Authorities in Northern Ireland are seeking to restore calm after Protestant and Catholic youths in Belfast hurled bricks, fireworks and petrol bombs at police and each other.
It was the worst mayhem in a week of street violence in the region, where the UK's exit from the European Union has unsettled an uneasy political balance.
Crowds including children as young as 12 or 13 clashed across a concrete "peace wall" in west Belfast that separates a British loyalist Protestant neighbourhood from an Irish nationalist Catholic area.
Police fired rubber bullets at the crowd and nearby a city bus was hijacked and set on fire.
Northern Ireland has had sporadic outbreaks of street violence since the 1998 Good Friday peace accord ended "the Troubles" - decades of Catholic-Protestant bloodshed over the status of the region in which more than 3000 people died.
But Police Service of Northern Ireland Assistant Chief Constable Jonathan Roberts said Wednesday's mayhem "was at a scale we have not seen in recent years".
He said a total of 55 police officers had been injured over several nights of disorder and it was lucky no one had been seriously hurt or killed.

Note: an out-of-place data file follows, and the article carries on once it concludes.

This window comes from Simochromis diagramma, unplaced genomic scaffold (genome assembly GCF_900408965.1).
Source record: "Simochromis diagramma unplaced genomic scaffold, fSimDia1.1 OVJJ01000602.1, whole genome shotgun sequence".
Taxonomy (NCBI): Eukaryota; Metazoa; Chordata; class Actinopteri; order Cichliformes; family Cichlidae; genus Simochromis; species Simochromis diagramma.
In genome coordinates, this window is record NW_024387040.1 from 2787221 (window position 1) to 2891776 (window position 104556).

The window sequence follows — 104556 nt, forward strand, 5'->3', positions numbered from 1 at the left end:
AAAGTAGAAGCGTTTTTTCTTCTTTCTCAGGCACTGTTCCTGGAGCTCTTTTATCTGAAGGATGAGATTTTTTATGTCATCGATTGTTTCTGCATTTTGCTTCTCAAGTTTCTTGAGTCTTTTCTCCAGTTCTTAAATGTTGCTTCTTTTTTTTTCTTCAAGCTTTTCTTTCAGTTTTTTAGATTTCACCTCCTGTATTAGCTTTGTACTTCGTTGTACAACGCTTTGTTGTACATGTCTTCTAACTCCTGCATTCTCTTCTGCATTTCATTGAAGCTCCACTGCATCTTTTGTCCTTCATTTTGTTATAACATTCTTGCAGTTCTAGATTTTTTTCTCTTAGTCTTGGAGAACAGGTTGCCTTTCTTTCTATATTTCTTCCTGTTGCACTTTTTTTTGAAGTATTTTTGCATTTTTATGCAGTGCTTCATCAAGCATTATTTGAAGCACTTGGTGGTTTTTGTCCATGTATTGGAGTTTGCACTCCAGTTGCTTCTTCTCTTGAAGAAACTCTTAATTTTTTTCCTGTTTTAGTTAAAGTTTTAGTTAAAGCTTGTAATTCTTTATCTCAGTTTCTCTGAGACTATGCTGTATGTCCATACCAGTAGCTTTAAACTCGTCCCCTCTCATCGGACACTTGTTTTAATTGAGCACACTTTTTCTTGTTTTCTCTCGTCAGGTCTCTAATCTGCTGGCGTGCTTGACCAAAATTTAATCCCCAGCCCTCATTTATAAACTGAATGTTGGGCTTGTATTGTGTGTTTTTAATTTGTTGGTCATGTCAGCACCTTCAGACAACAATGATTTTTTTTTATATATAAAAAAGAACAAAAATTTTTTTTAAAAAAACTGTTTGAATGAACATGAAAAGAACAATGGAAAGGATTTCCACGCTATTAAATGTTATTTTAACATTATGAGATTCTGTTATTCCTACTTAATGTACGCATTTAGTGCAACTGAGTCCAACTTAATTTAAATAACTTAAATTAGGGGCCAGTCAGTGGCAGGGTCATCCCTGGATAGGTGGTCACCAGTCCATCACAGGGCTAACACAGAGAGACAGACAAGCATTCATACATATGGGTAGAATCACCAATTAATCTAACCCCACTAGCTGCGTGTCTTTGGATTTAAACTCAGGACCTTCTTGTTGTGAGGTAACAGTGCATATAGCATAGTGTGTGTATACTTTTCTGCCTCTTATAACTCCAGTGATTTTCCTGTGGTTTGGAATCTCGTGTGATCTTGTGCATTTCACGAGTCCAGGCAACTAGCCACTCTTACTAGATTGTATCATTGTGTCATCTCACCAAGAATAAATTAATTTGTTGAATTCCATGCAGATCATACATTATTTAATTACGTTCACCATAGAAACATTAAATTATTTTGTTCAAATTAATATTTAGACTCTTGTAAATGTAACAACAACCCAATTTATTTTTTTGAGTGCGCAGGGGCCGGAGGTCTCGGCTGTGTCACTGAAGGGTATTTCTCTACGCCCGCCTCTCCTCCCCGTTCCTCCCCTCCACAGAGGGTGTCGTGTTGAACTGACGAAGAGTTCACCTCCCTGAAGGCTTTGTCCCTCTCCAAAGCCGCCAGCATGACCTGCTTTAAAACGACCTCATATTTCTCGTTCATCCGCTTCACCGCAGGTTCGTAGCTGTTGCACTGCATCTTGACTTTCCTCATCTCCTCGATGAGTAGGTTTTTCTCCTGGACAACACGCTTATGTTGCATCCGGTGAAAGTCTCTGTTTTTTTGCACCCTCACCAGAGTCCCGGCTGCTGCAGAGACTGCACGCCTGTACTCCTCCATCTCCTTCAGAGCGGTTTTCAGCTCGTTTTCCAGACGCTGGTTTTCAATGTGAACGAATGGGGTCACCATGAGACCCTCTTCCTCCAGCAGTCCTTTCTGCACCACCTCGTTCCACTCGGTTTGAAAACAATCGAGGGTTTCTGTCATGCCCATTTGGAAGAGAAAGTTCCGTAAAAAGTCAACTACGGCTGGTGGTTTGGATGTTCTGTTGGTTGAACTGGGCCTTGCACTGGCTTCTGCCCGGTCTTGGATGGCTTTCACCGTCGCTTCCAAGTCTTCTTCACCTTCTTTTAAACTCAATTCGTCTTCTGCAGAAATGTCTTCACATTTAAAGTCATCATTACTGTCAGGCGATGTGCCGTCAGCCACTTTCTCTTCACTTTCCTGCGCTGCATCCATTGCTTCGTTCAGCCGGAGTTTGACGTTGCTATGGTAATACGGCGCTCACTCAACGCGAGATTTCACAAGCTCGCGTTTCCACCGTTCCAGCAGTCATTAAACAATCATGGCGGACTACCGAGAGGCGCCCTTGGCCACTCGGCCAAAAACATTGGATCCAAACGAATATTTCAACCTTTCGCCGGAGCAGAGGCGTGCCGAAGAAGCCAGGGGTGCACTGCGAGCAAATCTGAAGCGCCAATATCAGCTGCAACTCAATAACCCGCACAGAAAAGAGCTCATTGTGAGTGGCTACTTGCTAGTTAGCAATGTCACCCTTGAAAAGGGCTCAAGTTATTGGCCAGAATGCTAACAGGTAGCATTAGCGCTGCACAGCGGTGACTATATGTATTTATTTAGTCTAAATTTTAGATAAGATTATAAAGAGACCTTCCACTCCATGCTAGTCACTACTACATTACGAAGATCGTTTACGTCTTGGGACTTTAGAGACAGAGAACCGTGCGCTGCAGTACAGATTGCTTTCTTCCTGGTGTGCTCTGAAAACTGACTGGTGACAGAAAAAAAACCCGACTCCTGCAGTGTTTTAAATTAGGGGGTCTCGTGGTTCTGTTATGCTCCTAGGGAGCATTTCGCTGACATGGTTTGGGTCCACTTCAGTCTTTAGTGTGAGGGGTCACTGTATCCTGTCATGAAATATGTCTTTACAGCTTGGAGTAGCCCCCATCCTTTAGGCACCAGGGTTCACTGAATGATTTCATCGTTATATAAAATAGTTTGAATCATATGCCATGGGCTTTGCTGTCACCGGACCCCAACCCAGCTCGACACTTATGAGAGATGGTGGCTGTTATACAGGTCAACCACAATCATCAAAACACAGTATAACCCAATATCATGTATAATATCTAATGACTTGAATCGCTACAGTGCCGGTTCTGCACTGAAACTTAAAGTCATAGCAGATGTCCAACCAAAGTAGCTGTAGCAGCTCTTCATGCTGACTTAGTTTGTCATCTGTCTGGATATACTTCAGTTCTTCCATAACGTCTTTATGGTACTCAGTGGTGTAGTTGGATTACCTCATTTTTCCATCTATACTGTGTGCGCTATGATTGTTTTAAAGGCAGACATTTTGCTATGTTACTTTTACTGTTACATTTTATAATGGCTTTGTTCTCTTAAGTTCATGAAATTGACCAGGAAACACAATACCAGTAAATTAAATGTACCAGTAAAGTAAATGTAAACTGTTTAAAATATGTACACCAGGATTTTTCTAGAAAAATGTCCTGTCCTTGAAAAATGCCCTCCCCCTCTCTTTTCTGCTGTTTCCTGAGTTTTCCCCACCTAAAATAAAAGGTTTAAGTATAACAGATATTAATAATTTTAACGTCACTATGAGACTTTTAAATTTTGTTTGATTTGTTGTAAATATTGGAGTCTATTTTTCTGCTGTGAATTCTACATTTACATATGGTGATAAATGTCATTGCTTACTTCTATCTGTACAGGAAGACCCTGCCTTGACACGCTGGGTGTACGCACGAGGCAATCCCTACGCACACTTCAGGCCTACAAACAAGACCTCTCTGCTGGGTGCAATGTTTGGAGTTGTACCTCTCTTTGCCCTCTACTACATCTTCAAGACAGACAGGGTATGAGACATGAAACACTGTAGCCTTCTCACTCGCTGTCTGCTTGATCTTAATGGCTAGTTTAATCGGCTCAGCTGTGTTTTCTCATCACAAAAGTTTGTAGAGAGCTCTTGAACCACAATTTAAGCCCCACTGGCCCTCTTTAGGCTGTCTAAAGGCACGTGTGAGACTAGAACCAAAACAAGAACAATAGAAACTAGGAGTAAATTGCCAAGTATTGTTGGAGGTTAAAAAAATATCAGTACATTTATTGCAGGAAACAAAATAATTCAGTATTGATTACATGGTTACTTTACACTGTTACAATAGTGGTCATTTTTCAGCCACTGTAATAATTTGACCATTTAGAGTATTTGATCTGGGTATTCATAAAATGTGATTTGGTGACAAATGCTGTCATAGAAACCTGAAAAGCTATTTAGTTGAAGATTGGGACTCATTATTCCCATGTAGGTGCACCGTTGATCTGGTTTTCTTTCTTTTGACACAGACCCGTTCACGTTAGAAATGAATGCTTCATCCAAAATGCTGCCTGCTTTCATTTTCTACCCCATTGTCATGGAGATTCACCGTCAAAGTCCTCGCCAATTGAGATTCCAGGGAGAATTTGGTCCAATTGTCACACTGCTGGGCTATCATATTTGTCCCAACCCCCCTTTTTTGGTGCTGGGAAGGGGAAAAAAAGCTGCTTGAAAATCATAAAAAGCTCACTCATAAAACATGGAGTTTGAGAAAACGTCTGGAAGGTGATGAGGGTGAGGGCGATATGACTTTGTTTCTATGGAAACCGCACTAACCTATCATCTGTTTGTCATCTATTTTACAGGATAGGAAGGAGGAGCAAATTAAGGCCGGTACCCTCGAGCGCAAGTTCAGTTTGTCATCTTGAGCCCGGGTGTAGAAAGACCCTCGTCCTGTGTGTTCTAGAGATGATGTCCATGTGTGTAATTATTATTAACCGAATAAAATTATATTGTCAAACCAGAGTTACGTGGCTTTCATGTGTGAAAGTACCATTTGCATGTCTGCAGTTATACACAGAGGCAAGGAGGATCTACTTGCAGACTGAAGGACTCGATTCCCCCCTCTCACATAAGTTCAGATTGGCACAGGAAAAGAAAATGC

Brexit has highlighted the contested status of Northern Ireland, where some people want to stay part of the UK while others see themselves as Irish and seek unity with the neighbouring Republic of Ireland, an EU member.
Unrest has erupted over the past week - largely in loyalist, Protestant areas - amid rising tensions over post-Brexit trade rules and worsening relations between the parties in the Protestant-Catholic power-sharing Belfast government.
UK Prime Minister Boris Johnson condemned the unrest, saying "the way to resolve differences is through dialogue, not violence or criminality".
He sent Northern Ireland Secretary Brandon Lewis to Belfast for talks with the region's political leaders.
Meanwhile, Northern Ireland's Belfast-based assembly and government held emergency meetings on Thursday and called for an end to the violence.
First Minister Arlene Foster, of the pro-British Democratic Unionist Party, warned that "Northern Ireland faces deep political challenges ahead".
"We should all know that when politics are perceived to fail, those who fill the vacuum cause despair," said Foster, who heads the Northern Ireland government.
Deputy First Minister Michelle O'Neill, of Irish nationalist party Sinn Fein, called the violence "utterly deplorable".
Despite the united message, Northern Ireland's politicians are deeply divided and events on the street are in many cases beyond their control.
The latest disturbances followed unrest over the Easter long weekend in pro-British unionist areas in and around Belfast and Londonderry, also known as Derry, in which cars were set on fire and projectiles and petrol bombs hurled at police officers.
Some politicians and police have accused outlawed paramilitary groups - which remain a force in working class communities - of inciting young people to cause mayhem.
They expressed outrage that a new generation was being exposed to and pulled into violence.
Australian Associated Press